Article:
Does an exiting chimney require a flue liner?

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I have a victorian semi-detatched with an old fireplace in the downstairs lounge (AT rear of building). We want to put a new fireplace & gas fire in there.
Does the installation require a new flue, or is the existing chimney able to be used for the gas fire without any alterations? The chimney itself is in he centre of the house, and serves all 4 rooms in the main part of the house (2 on ground floor, 2 on 1st floor) and has 4x separate chimney pots at the top indicating 4 separate flues (One to each room).
The installer is so far telling us it doesn't ned anything else done to the existing chimney, but I'd rather be safe than sorry later...
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On a property of this age, it is safer to have a liner pulled through the exsiting chimney. Over the years gaps appear in the mortar and the stonework moves, thsi can cause unseen opening into other rooms above the one you're working on, so it's best to line the chimney and not take the chance of allowing flue gases to escape anywhere else than the top of the pipe. Kopex flexible flue is not to expensive for the safety it provides.
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Doesn't the addition of a chimney liner involve building regs approval, and the associated costs/delays of that?
The chimney will need to be swept before the installation of the fire, and the sweep should do a smoke test to determine it's state and suitability. Some protection against water, wildlife and debris ingress may also be necessary on the pots.
The people we bought our gas fire from refused to install it until we had the necessary certificate of soundness from a sweep.
cheers Richard -- Richard Sampson
email me at richard at olifant d-ot co do-t uk
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BigWallop wrote:

The cost of installing a liner is not the liner but gaining access to the chimney pot. For a fire a liner is not required but the chimney must certainly be swept and tested. It is likely that on a chimney of this age its condition might indicate a liner even if it were to pass all the smoke tests. If this chimney were be used for a back boiler the liner would be mandatory.
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Ed Sirett - Property maintainer and registered gas fitter.
The FAQ for uk.diy is at www.diyfaq.org.uk
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From my bumper book of building regs
"The circumstances in which a flexible flue liner may be used in a chimney are if: - The liner is in accordance with BS 715: 1989 AND - The chimney was built before 1 feb 1966 or is already lined or constructed of flue blocks in accordance with teh apprived document"
Under certain circumstances if the chimney is lined with appropaite flue blocks a liner is not necessary. I THINK.
You can get double insulated steel flue sections for later chimneys. These are expensibve.
Inserting them can be even worse if the flue is not straight up and down.
Dodgy stacks and brickwork MUST be rectified befiore lining as it dangerous to work around crumbling stacks.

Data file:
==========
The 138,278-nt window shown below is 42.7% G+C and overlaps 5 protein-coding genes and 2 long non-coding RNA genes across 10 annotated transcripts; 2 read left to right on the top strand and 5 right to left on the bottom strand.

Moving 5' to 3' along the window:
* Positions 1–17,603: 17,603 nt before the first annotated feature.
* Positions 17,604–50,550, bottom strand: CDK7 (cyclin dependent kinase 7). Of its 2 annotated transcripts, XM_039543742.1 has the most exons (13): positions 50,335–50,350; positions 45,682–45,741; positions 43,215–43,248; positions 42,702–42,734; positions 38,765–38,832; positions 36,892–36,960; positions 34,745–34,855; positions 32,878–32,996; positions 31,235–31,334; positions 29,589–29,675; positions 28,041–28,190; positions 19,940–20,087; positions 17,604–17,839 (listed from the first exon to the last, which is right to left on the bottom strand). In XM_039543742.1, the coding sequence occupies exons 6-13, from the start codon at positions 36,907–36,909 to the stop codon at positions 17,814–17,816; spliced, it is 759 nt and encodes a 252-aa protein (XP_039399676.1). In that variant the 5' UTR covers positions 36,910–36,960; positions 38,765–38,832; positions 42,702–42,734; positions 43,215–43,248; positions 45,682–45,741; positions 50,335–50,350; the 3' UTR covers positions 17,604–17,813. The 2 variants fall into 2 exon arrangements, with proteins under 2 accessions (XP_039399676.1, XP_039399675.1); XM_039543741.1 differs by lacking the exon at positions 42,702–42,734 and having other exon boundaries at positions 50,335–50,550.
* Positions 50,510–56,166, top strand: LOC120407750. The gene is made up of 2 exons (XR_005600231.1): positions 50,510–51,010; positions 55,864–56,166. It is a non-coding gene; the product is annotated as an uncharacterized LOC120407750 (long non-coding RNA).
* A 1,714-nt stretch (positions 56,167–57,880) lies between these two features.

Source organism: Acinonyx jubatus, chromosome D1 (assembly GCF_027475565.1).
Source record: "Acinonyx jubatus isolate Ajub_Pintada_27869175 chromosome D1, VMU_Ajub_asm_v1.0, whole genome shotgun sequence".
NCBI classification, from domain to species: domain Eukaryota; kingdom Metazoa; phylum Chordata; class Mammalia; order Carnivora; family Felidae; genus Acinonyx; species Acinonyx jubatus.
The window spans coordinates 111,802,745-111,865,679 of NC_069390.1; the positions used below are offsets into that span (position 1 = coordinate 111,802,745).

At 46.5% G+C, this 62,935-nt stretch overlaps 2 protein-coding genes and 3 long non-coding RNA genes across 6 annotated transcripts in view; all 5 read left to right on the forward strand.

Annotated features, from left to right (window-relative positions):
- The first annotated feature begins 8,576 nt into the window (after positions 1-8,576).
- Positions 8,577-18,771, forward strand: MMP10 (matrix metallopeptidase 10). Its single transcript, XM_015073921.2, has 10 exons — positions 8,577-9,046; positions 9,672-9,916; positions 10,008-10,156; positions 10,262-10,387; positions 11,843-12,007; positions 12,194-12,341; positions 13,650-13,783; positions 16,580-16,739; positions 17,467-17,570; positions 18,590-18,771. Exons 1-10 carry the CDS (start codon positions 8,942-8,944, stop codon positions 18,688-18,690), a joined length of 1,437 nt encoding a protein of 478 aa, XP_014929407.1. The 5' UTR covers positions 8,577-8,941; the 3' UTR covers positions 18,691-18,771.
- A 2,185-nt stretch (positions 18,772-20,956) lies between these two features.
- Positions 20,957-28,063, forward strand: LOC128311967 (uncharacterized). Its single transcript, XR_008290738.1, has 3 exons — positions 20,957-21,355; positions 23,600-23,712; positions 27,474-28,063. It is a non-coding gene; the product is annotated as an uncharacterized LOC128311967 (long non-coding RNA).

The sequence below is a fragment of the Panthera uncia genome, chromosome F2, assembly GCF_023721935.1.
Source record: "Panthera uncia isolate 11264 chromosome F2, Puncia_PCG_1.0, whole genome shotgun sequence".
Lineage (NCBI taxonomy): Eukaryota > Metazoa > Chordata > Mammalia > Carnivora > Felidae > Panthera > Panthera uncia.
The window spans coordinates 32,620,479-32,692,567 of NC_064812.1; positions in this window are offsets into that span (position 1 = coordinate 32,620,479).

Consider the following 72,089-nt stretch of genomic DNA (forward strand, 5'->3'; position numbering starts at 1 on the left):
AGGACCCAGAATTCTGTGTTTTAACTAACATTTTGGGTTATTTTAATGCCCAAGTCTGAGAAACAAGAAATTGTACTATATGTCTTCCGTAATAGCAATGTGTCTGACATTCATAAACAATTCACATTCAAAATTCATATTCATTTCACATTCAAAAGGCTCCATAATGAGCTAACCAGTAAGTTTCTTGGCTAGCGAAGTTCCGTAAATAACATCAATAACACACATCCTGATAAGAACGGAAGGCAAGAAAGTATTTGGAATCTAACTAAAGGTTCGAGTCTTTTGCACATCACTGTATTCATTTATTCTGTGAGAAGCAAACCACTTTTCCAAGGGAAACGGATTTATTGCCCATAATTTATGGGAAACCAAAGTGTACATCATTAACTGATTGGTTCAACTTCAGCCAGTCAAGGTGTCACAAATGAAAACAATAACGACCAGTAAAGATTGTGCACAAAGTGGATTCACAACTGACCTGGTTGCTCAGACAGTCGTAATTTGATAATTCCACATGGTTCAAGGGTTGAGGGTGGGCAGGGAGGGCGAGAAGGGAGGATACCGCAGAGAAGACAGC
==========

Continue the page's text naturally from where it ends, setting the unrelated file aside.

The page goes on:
Proper H & S adherence means usually the minumum of some scaffold erection, or working off an elevated platform. Soem self emplyed guys may rowrk of allders and use straps, but no self respecting company with liability insurance dares take the risk.
Which makes teh cost anything from 200 to 2k to line a flue...
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Hamish Marson wrote:

It is pretty much mandatory to line all flues these days for everything. If the property is pre 1567, you are allowd to use a flexible flue I think - check with buildng inspector.

The legal issue is I think you have to line it.
Th reaosn I think are to do with fire sfaety - old chimneys - even those using ceramic blocks - may not be able to take the heat and failing mortar joints can cause gassing and/or ignition of nearby timberwork. Thats the rationale. Also your gas fire is likley to want to couple up to a round flue anyway.
I wouldn't care to have a fire insurance claim refused because I didn't follow 'accepted' practice either.
Check this out carefully - I may be wroing, but for the few hundred to install a linetr, I'd play safe.

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The Natural Philosopher wrote:

Have you got a web link to the 1567 building regs I could use?
running & ducking
Bob
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If it's pre-1567 TPTB won't let you do anything!
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Err well... the LBO actually insisted that flue liners have to be fitted in our building (1726) and to our neighbours which is 16thC but I'm not sure exactly what date. So I think on balance they'd rather have a non-original "feature" than risk the damage done to the structure by flue gasses.
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Steve Firth wrote:

Red faced and stuttering apoligies the Natural Philosopher muttered # er...s/5/9/ :-)

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"The Natural Philosopher" wrote | It is pretty much mandatory to line all flues these days for everything. | If the property is pre 1567, you are allowd to use a flexible flue I | think - check with buildng inspector.